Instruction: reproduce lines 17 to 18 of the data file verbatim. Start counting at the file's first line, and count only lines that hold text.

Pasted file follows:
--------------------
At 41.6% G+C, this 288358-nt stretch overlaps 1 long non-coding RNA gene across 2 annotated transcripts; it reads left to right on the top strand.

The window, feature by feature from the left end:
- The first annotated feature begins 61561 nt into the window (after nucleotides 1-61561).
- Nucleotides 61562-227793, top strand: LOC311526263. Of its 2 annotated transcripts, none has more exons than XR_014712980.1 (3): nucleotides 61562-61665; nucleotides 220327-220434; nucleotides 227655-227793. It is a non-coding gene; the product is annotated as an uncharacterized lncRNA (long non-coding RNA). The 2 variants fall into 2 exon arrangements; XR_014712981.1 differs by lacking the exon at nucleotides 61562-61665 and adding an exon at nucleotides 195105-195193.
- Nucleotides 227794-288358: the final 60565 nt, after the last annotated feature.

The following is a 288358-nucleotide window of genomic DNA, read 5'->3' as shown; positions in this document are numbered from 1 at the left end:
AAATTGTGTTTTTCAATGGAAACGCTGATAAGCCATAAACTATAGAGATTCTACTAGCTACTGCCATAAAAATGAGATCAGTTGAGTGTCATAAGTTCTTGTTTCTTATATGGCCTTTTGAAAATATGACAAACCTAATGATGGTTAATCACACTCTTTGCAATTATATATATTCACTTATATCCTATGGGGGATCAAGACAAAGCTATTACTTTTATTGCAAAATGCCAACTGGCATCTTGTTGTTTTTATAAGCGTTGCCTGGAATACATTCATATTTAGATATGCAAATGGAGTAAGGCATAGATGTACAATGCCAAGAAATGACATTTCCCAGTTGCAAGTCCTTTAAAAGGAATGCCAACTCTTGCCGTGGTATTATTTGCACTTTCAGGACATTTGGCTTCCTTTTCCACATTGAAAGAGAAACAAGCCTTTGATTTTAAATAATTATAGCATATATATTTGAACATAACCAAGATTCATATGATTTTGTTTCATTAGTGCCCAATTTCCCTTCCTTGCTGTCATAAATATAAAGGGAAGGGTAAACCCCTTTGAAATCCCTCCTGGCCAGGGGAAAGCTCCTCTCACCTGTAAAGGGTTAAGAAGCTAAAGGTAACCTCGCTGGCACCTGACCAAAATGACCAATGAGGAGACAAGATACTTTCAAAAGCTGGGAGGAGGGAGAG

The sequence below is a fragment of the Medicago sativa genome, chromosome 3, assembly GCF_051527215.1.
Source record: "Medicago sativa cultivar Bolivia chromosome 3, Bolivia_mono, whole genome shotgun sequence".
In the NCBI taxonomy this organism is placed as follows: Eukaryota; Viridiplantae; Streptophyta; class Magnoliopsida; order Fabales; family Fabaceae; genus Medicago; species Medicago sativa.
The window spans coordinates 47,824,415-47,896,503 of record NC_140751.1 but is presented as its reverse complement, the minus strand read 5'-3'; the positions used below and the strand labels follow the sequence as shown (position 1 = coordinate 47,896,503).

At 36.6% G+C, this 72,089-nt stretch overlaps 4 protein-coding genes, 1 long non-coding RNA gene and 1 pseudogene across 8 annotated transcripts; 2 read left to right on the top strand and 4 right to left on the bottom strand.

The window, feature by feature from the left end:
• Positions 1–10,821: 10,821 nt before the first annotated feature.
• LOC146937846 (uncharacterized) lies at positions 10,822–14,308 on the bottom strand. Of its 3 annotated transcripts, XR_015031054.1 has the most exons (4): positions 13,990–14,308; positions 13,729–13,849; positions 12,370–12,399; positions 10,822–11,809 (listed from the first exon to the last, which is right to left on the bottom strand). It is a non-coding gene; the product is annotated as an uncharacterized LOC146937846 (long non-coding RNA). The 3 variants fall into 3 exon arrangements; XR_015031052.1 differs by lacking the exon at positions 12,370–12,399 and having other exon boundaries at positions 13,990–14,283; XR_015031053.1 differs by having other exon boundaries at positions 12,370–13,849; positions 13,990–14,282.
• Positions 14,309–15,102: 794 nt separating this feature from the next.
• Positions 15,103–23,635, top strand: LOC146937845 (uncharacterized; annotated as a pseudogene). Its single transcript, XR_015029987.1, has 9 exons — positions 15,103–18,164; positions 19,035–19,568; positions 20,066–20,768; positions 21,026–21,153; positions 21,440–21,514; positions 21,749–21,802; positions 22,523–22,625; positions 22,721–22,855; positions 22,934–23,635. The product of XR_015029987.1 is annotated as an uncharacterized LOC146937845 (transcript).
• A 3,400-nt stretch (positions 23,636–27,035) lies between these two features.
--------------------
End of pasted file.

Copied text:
• Positions 15,103–23,635, top strand: LOC146937845 (uncharacterized; annotated as a pseudogene). Its single transcript, XR_015029987.1, has 9 exons — positions 15,103–18,164; positions 19,035–19,568; positions 20,066–20,768; positions 21,026–21,153; positions 21,440–21,514; positions 21,749–21,802; positions 22,523–22,625; positions 22,721–22,855; positions 22,934–23,635. The product of XR_015029987.1 is annotated as an uncharacterized LOC146937845 (transcript).
• A 3,400-nt stretch (positions 23,636–27,035) lies between these two features.